Pheochromocytoma (adrenaline-producing adrenal tumor)
Diagnosis and Radiological Tests
In patients who are thought to have a pheochromocytomaPheochromocytoma - a disease where too much adrenaline is being made by an adrenal tumor, biochemical tests should be done to measure the levels of catecholamines (adrenalineAdrenaline - the hormone that helps control the "fight or flight" response and puts the body on "high alert" (also known as epinephrine), noradrenaline, and dopamine) and metanephrines (i.e. the molecules that catecholamines break down into). The reason that many physicians rely on the metanephrines levels more than the catecholamine levels is that adrenaline only lasts a short time in the body before it is broken down where metanephrines last much longer in the body. Catecholamine and metanephrines levels may be measured in either the plasma (i.e. blood) or in a 24 hour urine collection. It is not clear if the urine test or the blood test is "better" so you should work with your physician to determine which is better for you. In general, plasma tests are better for children with whom a 24 hour urine collection is not possible. In addition, plasma metanephrines is a very sensitive study (i.e. identifies all patients with the disease, but may have false positivesi.e. positive test in someone who does not have a pheochromocytoma) and is therefore good for patients with known disease and for patients with a known family history of pheochromocytoma or associated genetic syndromes. Although the NIH recommends plasma metanephrines for patients with an incidentally discovered adrenal tumor, many physicians feel that the 24 hour urine test is better than the plasma test because it has fewer false positives. Levels that are at least twice the upper limit of normal levels confirm that the patient has a pheochromocytoma. For patients with an adrenal incidentalomaAdrenal incidentaloma - an asymptomatic adrenal tumor that is discovered on an imaging test (CAT scan, MRI, etc) which was ordered to evaluate a problem that is unrelated to adrenal disease., if the metanephrines levels are between 1 and 2 times the upper limit of normal, there is an approximately 30% risk of pheochromocytoma.8 Certain medications and certain conditions can lead to false positive results (i.e. a positive test in someone who does not have pheochromocytoma:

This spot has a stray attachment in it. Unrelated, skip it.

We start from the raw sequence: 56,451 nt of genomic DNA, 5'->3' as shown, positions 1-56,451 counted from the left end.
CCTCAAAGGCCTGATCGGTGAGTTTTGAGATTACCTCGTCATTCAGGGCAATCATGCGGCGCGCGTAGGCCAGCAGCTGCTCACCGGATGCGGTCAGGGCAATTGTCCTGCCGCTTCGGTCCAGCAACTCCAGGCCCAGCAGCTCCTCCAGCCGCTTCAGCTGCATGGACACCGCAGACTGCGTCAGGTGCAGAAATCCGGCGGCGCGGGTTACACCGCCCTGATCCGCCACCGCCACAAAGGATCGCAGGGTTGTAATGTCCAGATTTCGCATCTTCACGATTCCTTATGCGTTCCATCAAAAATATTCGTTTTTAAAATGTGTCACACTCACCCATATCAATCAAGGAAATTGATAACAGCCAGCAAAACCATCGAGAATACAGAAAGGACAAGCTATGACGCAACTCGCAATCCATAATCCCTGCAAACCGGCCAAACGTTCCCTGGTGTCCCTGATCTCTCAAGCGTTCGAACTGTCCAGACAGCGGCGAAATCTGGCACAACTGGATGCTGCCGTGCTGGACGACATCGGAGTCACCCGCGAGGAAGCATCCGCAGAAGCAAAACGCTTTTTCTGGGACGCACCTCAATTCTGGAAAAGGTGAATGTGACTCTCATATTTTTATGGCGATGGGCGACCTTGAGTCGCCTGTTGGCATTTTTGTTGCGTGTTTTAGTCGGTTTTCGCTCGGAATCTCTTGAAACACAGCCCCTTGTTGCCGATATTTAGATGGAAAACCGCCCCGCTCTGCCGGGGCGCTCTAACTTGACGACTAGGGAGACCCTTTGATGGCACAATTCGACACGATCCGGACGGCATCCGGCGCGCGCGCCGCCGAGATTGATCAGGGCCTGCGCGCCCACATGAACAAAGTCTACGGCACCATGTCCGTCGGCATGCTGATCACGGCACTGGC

- Tricyclic antidepressants (including cyclobenzaprine hydrochloride)
- Ethanol (alcohol) withdrawal
- Withdrawal from clonidine and other drugs (e.g., elicit drugs)
- Antipsychotics, buspirone hydrochloride, and bupropion hydrochloride
- Major physical stress (e.g., surgery, stroke)
- Obstructive sleep apnea syndrome
Check with your doctor before being tested and be sure he or she knows all of your medications. Other available tests include suppression and provocative testing that are rarely, if ever, needed. Provocative tests can cause life-threatening high blood pressure.
Figure 8: Pheochromocytoma On CAT scan
Figure 9: Pheochromocytoma On MRI
Figure 10: Metastatic Pheochromocytoma On MIBG scan
When the diagnosis is confirmed with plasma or urine studies, the patient should have a CAT scan or MRI to identify the location of the pheochromocytoma. Pheochromocytomas usually have a very distinct appearance on CAT scan and MRI. CT or MRI can also help determine if other organs are involved or other tumors outside the adrenal glands (i.e. paragangliomas) exist.
When the adrenal glands appear normal or near-normal on CAT scan or MRI, nuclear medicine tests like an MIBG scan (i.e. metaiodobenzylguanidine scan) or PET scan (i.e. positron emission tomography scan) can be helpful. These tests use a weakly radioactive particle to home into the tumor so that it "lights up" on X-ray. The MIBG scan is specific for adrenaline-producing tumors while the PET scan identifies any very metabolically active tumors. Radioisotope scans may also be useful in detecting small paragangliomas, metastatic disease, and subtle areas of recurrent disease. They are also useful in screening patients with familial disorders where bilaterality and extra-adrenal pheochromocytomas (paragangliomas) are more common.